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The LAMP (opens new window) stack is a common infrastructure designed to run PHP applications.

Lando offers a configurable recipe for developing LAMP (opens new window) apps.

Note that this recipe is for a generic LAMP stack. Definitely check out Lando's other recipes before you use this as there may be one designed specifically for use with your framework.

# Getting Started

Before you get started with this recipe we assume that you have:

  1. Installed Lando and gotten familiar with its basics
  2. Initialized a Landofile for your codebase for use with this recipe
  3. Read about the various services, tooling, events and routing Lando offers.

However, because you are a developer and developers never ever RTFM (opens new window), an example of using the LAMP recipe to run a CodeIgniter (opens new window) project is shown below:

Note that CodeIgniter could be any other php framework (opens new window) or your own custom php thing.

# Initialize a lamp recipe using the latest codeigniter version
lando init \
  --source remote \
  --remote-url https://github.com/bcit-ci/CodeIgniter/archive/3.1.10.tar.gz \
  --remote-options="--strip-components 1" \
  --recipe lamp \
  --webroot . \
  --name my-first-lamp-app

# Start it up
lando start

# List information about this app.
lando info

# Configuration

While Lando recipes set sane defaults so they work out of the box, they are also configurable.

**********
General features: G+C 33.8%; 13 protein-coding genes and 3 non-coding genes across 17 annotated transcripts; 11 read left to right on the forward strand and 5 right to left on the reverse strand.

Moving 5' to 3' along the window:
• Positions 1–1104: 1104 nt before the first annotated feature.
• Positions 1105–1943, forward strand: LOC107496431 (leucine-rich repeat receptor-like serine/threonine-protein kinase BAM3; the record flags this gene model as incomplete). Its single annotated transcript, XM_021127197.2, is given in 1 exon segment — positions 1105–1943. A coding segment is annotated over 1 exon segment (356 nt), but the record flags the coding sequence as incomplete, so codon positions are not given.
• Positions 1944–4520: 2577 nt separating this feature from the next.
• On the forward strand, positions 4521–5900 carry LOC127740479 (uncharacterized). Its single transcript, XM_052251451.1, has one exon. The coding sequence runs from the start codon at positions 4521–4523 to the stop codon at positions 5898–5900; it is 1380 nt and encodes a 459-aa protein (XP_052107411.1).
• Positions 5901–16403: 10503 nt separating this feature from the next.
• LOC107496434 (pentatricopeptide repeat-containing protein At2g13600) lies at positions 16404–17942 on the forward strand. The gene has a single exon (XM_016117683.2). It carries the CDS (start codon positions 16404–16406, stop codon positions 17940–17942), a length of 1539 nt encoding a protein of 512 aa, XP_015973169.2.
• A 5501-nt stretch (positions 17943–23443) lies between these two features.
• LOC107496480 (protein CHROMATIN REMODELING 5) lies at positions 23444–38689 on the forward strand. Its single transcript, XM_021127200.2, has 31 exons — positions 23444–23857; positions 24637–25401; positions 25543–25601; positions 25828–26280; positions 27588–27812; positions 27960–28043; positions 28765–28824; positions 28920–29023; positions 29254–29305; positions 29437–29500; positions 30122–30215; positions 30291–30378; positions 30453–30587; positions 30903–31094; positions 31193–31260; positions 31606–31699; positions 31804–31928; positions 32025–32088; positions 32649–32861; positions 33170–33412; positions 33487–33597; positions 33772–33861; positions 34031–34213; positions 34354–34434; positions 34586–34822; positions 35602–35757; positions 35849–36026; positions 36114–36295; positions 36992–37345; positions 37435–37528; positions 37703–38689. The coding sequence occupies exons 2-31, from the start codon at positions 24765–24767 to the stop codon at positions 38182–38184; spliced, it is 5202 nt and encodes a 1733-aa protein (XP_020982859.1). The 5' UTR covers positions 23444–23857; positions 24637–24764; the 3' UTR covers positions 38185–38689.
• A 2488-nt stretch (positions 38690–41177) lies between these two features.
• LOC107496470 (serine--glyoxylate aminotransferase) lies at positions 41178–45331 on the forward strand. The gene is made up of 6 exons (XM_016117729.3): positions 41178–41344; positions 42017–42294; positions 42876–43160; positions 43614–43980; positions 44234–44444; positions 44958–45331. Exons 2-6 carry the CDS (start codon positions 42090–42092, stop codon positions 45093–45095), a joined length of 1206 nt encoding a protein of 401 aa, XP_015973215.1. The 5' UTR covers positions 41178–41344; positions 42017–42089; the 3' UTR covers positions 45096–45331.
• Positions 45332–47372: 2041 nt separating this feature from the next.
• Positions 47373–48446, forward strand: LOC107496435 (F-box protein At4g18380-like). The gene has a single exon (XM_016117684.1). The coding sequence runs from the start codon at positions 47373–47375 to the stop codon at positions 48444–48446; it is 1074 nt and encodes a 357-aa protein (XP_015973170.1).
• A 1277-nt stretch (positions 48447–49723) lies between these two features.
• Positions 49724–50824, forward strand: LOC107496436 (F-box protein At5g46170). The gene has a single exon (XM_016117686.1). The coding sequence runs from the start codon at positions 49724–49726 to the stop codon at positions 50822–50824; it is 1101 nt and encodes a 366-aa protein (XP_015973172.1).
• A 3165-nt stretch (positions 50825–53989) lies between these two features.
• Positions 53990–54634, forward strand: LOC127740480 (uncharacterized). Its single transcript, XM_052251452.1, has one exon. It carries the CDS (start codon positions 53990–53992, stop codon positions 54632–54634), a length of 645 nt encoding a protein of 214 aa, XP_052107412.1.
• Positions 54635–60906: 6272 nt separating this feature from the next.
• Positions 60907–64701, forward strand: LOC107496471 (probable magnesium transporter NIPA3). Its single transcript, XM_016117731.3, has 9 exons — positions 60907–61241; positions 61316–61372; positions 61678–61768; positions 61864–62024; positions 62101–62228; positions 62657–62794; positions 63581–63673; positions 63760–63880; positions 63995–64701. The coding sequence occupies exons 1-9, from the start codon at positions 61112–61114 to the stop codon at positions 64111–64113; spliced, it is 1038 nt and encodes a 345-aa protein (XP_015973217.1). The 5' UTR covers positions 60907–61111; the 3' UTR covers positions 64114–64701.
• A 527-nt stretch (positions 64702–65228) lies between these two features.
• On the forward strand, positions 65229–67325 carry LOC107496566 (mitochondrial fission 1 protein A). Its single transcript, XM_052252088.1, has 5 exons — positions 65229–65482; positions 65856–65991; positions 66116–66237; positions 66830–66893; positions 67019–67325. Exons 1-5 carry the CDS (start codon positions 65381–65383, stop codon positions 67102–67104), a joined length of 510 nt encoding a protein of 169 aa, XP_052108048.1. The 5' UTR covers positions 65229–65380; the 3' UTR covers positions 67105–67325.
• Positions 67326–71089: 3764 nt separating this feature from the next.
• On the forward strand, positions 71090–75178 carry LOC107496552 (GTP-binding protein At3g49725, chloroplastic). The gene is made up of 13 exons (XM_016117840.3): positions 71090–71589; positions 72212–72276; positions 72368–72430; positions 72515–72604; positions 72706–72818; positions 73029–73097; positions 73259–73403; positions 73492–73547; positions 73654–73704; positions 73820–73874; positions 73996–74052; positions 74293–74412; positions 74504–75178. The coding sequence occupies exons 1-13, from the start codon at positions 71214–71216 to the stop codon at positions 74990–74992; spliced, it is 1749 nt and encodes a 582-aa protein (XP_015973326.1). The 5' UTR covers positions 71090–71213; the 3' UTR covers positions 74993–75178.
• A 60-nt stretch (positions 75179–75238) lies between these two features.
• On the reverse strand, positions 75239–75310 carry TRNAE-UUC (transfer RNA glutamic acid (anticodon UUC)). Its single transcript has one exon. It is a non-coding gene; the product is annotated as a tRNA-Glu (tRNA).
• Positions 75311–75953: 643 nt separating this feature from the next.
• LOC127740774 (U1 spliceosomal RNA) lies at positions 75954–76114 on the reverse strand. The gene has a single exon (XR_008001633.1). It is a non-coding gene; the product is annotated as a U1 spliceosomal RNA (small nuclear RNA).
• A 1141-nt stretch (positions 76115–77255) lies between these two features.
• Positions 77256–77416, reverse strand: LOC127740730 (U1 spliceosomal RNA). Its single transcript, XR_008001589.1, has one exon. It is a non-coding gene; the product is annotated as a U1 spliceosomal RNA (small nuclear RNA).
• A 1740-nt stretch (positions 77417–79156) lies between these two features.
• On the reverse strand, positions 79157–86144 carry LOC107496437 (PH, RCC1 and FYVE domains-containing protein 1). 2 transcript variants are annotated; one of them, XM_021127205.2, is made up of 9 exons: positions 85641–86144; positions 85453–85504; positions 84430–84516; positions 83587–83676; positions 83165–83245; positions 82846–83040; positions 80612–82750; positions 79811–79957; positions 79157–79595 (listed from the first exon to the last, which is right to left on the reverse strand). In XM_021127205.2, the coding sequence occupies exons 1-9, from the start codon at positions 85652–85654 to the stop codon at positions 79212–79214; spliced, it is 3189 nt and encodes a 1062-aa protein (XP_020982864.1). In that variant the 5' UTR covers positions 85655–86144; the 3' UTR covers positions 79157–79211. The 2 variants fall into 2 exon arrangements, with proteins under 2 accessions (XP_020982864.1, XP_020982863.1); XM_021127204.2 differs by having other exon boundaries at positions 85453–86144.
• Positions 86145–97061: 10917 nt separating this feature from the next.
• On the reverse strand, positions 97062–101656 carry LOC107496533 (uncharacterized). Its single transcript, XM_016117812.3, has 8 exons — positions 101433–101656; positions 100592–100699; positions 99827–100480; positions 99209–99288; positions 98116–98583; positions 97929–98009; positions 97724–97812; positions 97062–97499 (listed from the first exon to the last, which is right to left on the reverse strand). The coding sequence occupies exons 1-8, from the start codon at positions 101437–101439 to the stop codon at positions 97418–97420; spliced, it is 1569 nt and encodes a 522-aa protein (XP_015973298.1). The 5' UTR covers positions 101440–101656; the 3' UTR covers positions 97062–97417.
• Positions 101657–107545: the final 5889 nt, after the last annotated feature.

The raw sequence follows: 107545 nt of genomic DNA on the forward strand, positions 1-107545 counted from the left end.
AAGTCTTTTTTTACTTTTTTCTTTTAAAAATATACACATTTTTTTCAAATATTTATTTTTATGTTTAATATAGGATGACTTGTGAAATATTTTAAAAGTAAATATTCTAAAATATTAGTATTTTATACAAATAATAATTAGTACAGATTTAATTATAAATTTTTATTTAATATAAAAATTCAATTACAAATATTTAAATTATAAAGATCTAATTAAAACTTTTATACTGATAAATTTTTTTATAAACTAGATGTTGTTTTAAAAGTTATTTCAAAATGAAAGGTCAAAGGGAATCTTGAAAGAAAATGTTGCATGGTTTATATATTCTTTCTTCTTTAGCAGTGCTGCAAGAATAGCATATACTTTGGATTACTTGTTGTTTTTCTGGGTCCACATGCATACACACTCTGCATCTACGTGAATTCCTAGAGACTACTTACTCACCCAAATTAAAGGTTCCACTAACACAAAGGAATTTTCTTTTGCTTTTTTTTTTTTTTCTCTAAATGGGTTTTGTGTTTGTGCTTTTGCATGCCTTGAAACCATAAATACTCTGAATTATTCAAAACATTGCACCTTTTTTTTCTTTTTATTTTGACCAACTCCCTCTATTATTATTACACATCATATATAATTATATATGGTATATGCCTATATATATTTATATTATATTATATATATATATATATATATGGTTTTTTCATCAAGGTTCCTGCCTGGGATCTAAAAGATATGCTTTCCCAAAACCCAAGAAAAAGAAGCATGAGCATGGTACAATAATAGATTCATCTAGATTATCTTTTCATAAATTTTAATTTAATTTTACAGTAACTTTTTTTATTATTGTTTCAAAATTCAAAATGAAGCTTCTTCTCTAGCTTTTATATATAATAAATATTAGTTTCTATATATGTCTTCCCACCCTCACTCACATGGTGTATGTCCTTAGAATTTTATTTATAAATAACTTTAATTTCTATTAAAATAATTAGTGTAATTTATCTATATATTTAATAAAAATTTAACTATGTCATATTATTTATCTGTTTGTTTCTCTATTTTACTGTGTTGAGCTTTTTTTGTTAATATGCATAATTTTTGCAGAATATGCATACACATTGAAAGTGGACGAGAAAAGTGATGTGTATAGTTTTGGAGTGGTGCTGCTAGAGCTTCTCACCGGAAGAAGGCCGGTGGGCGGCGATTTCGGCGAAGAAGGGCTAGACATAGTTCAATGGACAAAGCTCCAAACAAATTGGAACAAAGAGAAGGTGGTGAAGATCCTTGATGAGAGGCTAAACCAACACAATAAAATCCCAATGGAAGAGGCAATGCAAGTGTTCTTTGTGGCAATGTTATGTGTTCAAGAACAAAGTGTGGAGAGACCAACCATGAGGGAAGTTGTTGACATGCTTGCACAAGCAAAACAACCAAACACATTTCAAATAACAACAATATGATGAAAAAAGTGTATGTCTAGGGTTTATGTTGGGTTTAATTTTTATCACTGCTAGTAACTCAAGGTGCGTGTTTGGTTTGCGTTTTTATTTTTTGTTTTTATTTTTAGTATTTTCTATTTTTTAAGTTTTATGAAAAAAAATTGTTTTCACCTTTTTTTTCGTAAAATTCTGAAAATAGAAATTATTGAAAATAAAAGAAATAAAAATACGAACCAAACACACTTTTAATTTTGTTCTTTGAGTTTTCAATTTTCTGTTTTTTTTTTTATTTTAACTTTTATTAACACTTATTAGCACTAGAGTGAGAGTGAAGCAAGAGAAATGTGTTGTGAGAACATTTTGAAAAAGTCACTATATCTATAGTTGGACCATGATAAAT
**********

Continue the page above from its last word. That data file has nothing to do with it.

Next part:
Here are the configuration options, set to the default values, for this recipe's Landofile. If you are unsure about where this goes or what this means we highly recommend scanning the recipes documentation to get a good handle on how the magicks work.

recipe: lamp
  php: '7.3'
  composer_version: '2.0.7'
  webroot: .
  database: mysql:5.7
  xdebug: false
    server: SEE BELOW
    php: SEE BELOW
    database: SEE BELOW
    vhosts: SEE BELOW

Note that if the above config options are not enough, all Lando recipes can be further extended and overriden.

# Choosing a php version

You can set php to any version that is available in our php service. However, you should make sure that whatever framework or custom code you write is designed to work with your choice.

The recipe config to set the LAMP recipe to use php version 5.3 is shown below:

recipe: lamp
  php: '5.3'

# Choosing a composer version

You can set composer_version to any version that is available in our php service.

recipe: lamp
  composer_version: '1.10.1'

# Choosing a database backend

By default, this recipe will use the default version of our mysql service as the database backend but you can also switch this to use mariadb or 'postgres' instead. Note that you can also specify a version as long as it is a version available for use with lando for either mysql, mariadb or postgres.

If you are unsure about how to configure the database, we highly recommend you check out the mysql, mariadband 'postgres' services before you change the default.

# Using MySQL (default)

recipe: lamp
  database: mysql

# Using MariaDB

recipe: lamp
  database: mariadb

# Using Postgres

recipe: lamp
  database: postgres

# Using a custom version

recipe: lamp
  database: postgres:9.6

# Using xdebug

This is just a passthrough option to the xdebug setting that exists on all our php services. The tl;dr is xdebug: true enables and configures the php xdebug extension and xdebug: false disables it.

recipe: lamp
  xdebug: true|false